All About Multiple Sclerosis

More MS news articles for January 2004

Chlamydophila pneumoniae infection of the central nervous system in patients with multiple sclerosis

http://www.ncbi.nlm.nih.gov/entrez/query.fcgi?cmd=Retrieve&db=PubMed&list_uids=14707329&dopt=Abstract

J Neurol Neurosurg Psychiatry. 2004 Jan; 75(1): 152-154
Furrows SJ, Hartley JC, Bell J, Silver N, Losseff N, Stevenson S, Chapman M, Thompson EJ, Ridgway GL, Giovannoni G.
Microbiology Department, University College London Hospitals, London WC1E 6DB, UK. Microbiology, Hospital for Sick Children, Great Ormond St, London WC1N 3JH. Department of Infection Control National Hospital for Neurology and Neurosurgery, Queen Square, London WC1N 3BG. Institute of Neurology, Queen Square, London WC1N 3BG.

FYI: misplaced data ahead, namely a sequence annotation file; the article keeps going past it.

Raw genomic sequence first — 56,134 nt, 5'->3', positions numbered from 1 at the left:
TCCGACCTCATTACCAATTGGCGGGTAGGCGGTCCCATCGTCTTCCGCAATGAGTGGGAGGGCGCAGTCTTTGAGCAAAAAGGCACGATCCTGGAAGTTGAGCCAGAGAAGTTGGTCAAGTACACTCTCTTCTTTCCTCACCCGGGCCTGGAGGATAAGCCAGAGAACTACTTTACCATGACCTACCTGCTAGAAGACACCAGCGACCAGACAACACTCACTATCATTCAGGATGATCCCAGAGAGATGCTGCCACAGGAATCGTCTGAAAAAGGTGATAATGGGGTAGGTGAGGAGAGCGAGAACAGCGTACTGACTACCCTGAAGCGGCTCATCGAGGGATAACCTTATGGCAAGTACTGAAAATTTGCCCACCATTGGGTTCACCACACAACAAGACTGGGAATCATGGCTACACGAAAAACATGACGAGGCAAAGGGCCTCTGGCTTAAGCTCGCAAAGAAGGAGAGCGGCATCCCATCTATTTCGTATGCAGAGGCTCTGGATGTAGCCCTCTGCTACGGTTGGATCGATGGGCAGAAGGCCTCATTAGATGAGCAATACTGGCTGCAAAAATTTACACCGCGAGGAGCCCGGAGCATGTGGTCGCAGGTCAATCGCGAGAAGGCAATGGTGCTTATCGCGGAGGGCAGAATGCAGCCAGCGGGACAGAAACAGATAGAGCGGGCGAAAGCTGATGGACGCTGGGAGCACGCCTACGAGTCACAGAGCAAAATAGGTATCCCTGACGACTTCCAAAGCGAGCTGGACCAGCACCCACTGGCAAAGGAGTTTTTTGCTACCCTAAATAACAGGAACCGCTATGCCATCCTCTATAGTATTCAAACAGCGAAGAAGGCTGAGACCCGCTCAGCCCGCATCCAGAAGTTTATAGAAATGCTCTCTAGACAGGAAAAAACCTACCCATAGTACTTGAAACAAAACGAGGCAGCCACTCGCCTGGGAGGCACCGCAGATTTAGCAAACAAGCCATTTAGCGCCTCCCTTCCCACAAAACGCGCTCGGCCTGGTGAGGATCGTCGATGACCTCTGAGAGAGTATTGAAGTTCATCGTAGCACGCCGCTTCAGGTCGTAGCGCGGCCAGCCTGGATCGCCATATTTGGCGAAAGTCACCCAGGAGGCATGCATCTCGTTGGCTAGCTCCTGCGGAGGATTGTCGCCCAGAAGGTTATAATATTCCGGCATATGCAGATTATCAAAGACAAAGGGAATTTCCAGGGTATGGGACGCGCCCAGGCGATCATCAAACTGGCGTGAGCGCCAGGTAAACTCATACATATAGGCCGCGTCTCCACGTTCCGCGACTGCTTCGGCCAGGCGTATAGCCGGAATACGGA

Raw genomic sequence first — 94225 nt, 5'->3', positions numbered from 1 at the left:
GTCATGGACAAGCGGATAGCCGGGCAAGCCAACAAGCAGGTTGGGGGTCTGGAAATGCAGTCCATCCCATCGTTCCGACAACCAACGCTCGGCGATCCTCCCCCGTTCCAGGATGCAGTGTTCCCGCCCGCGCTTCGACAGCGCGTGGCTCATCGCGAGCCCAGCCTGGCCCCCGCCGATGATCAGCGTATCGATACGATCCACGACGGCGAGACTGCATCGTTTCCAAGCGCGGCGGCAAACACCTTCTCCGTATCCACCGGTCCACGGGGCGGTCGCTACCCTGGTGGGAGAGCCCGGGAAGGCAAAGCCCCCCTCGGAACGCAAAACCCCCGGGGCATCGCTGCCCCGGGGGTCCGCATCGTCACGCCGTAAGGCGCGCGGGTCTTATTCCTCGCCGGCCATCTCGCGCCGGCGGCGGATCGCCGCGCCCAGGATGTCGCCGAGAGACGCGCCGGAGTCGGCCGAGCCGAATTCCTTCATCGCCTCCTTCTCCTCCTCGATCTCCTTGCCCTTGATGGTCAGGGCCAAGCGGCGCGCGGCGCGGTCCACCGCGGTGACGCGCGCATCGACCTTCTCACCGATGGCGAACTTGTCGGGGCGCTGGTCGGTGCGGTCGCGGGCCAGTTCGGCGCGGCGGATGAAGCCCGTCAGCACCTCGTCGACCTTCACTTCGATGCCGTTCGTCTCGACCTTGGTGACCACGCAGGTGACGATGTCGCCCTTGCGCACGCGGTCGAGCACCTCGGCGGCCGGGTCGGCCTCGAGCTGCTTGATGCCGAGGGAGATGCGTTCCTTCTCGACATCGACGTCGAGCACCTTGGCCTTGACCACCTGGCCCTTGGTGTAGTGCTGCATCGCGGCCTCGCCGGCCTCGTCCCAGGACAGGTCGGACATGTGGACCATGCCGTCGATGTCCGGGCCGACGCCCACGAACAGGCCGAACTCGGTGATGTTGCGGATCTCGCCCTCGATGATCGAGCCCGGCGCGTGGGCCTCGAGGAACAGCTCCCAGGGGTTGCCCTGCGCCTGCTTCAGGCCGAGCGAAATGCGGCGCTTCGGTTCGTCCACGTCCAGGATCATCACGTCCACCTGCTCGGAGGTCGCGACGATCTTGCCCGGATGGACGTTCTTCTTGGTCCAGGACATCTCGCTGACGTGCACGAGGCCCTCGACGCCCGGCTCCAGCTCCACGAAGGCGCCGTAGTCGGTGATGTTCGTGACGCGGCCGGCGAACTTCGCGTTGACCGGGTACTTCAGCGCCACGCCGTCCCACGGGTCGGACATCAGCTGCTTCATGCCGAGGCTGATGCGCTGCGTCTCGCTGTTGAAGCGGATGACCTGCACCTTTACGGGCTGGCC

BACKGROUND:

Chlamydophila pneumoniae has been postulated as an aetiological agent in the pathophysiology of multiple sclerosis.

Previous studies show conflicting results.

OBJECTIVE:

To investigate patients with multiple sclerosis and other neurological diseases for evidence of past or present infection with C pneumoniae.

METHODS:

19 patients with multiple sclerosis and 29 with other neurological diseases were studied.

Evidence was sought for past or present infection with C pneumoniae using polymerase chain reaction (PCR) and cell culture of cerebrospinal fluid (CSF), and enzyme linked immunosorbent assay and microimmunofluorescence of serum.

RESULTS:

C pneumoniae was grown from the CSF of one patient with multiple sclerosis.

PCR was negative in all cases.

Anti-chlamydial antibodies were detected in the same proportion in each group.

CONCLUSIONS:

This study does not support the theory of an association between C pneumoniae and multiple sclerosis.